Sleep apnea affects millions of adults in the US, but a shockingly low percentage of people know what it is and how it’s treated. The Stop Snoring Lawton team is always here to help answer your questions about sleep apnea causes, risk factors, diagnosis, and treatment, but we’ve also collected answers to some of the questions we hear most often below. Don’t hesitate to give us a call, if you need more information or don’t see your question below.
Snoring occurs when there is vibration in the soft tissue in the throat or nasal and sinus passages as you breathe in and out at night. This may occur for any number of reasons, and not all of these reasons have to do with sleep apnea. However, while not all snorers have sleep apnea, almost all sleep apnea sufferers snore. Sleep apnea occurs when patients stop breathing for ten or more seconds at a time during the night. The most common form of this sleep disorder, occurs due to obstructions blocking the airway. This can lead to loud, chronic snoring.
There are two main types of sleep apnea – central (CSA) and obstructive (OSA). CSA occurs when the brain fails to trigger the body to breathe during sleep. This is a neurological issue, and it can be extremely dangerous. You’ll need to receive treatment immediately to protect yourself. OSA is much more common, and it is caused by a physical obstruction of the airway. In rare cases, patients suffer from a combination of both forms of sleep apnea.
You’ll need to undergo an extensive sleep study where apnea events can be monitored and recorded to let our team know how often they occur, how long they last, and why they happen. Before we recommend this more advanced service, you can assess your risk for the disorder by taking the Epworth Sleepiness Scale. This is a great way to learn more about the symptoms of sleep apnea, and whether or not you’re likely to be suffering from this condition. After completing this assessment, contact our team to schedule a consultation. We’ll review your Epworth questionnaire and complete a thorough evaluation to help you decided whether or not it’s necessary to proceed with an in-office or take-home sleep study.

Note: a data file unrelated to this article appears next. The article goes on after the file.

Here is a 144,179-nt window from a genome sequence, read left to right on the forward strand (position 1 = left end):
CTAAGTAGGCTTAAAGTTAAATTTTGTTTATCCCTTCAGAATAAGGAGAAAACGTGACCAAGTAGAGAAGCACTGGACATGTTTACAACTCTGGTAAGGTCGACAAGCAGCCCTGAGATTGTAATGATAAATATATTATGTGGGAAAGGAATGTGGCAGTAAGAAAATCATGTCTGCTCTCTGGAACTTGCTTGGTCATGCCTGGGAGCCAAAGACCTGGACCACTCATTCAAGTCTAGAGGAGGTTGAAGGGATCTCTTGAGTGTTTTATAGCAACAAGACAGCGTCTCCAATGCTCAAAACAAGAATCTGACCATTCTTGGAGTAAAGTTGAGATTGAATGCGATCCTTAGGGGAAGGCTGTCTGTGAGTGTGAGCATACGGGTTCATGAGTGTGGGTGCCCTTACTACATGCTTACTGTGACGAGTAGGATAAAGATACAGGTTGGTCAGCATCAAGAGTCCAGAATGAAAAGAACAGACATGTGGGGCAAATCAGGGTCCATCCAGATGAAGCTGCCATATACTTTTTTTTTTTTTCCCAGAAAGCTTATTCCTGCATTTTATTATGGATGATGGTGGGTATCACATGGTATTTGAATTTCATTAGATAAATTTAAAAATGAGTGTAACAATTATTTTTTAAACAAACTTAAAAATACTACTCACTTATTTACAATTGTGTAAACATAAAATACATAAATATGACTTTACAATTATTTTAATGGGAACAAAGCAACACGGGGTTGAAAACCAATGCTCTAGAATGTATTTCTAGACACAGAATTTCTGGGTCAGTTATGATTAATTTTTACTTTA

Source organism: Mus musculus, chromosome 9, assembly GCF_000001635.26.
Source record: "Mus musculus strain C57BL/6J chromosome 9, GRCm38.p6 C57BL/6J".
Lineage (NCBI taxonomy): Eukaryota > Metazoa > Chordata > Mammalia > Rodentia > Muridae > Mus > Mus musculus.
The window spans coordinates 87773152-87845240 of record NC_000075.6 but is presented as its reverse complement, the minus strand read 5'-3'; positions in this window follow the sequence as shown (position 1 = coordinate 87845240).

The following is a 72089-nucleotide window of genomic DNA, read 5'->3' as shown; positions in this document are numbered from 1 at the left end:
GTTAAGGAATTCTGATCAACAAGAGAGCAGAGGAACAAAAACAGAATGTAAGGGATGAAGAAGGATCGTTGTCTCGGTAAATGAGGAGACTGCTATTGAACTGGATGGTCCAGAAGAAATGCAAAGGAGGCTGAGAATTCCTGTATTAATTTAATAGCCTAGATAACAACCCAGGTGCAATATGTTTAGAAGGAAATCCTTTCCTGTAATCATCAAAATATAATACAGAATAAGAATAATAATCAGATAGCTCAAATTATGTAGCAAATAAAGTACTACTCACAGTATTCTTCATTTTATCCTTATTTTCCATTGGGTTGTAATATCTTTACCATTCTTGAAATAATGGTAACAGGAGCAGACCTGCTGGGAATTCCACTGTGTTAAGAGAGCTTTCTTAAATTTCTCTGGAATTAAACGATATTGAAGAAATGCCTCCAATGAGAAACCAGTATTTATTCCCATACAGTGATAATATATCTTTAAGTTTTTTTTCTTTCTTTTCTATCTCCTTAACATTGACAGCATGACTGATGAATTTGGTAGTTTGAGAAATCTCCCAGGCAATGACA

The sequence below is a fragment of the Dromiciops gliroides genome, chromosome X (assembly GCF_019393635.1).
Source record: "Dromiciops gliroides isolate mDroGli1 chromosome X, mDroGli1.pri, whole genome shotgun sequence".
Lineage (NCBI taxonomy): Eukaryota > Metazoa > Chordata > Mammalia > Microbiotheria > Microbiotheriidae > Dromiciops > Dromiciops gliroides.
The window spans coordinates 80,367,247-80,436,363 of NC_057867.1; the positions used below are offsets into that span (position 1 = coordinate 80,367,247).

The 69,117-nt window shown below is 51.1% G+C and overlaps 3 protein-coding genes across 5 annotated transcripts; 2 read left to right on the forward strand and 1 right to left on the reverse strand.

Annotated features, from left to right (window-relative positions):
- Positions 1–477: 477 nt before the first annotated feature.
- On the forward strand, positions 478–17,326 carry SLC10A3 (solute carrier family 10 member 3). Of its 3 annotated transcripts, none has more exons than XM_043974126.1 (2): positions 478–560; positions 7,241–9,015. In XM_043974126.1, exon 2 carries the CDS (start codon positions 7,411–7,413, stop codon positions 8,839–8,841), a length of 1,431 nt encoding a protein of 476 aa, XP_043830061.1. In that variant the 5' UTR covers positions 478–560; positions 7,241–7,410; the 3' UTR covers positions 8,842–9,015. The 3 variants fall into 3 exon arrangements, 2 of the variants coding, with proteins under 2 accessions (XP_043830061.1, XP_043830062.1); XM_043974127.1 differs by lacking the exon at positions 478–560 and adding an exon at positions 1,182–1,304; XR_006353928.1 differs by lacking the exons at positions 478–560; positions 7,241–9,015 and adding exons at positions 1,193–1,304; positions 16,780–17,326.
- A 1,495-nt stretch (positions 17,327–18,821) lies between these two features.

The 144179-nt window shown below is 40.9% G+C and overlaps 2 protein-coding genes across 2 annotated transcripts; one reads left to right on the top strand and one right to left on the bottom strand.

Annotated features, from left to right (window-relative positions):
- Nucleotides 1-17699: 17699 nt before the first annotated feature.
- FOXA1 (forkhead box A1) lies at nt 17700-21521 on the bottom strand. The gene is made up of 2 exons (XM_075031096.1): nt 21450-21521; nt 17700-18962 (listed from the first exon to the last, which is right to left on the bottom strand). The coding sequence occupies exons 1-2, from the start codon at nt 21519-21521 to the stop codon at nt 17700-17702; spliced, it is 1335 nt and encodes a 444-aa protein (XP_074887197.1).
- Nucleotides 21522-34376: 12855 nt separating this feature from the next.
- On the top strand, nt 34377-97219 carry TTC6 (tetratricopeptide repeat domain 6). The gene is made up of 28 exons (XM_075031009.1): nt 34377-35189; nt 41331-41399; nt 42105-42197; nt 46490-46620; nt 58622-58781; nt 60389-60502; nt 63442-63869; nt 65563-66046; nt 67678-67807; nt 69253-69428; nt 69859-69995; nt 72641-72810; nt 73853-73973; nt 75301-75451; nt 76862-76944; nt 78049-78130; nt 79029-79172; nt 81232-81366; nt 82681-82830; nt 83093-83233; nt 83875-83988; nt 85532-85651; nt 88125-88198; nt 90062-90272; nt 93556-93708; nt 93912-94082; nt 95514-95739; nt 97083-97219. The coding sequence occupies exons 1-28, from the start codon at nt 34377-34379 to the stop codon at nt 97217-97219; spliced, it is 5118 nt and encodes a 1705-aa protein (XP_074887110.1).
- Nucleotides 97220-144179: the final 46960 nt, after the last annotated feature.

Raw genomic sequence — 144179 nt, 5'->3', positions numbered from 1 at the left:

You don’t have to visit a sleep dentist, but if you’re not receiving adequate relief or improved quality of sleep from your CPAP system, your physician may refer you to a sleep dentist. If we determine oral appliance therapy is good option for you, we can begin planning your treatment right away.
CPAP is a common treatment option for sleep apnea sufferers. These systems keep the airway clear by forcing air into the lungs through the night. Many patients struggle to adjust to the loud sounds and possibly uncomfortable sensations associated with CPAP therapy. If you’re one of the many CPAP intolerant patients, an oral appliance may be a viable treatment alternative. Rather than forcing air into your airway, these appliances clear the obstruction allowing you to breathe deeply during sleep. Our comfortable, portable oral appliances are custom crafted and they provide effective relief of apnea symptoms for most patients.
In most cases, you’ll be able to use your medical insurance, Medicare or Medicare Supplemental Insurance to cover all or part of the costs of sleep apnea diagnosis and treatment. Our caring team will help you process and file your claims to ensure you receive maximum coverage.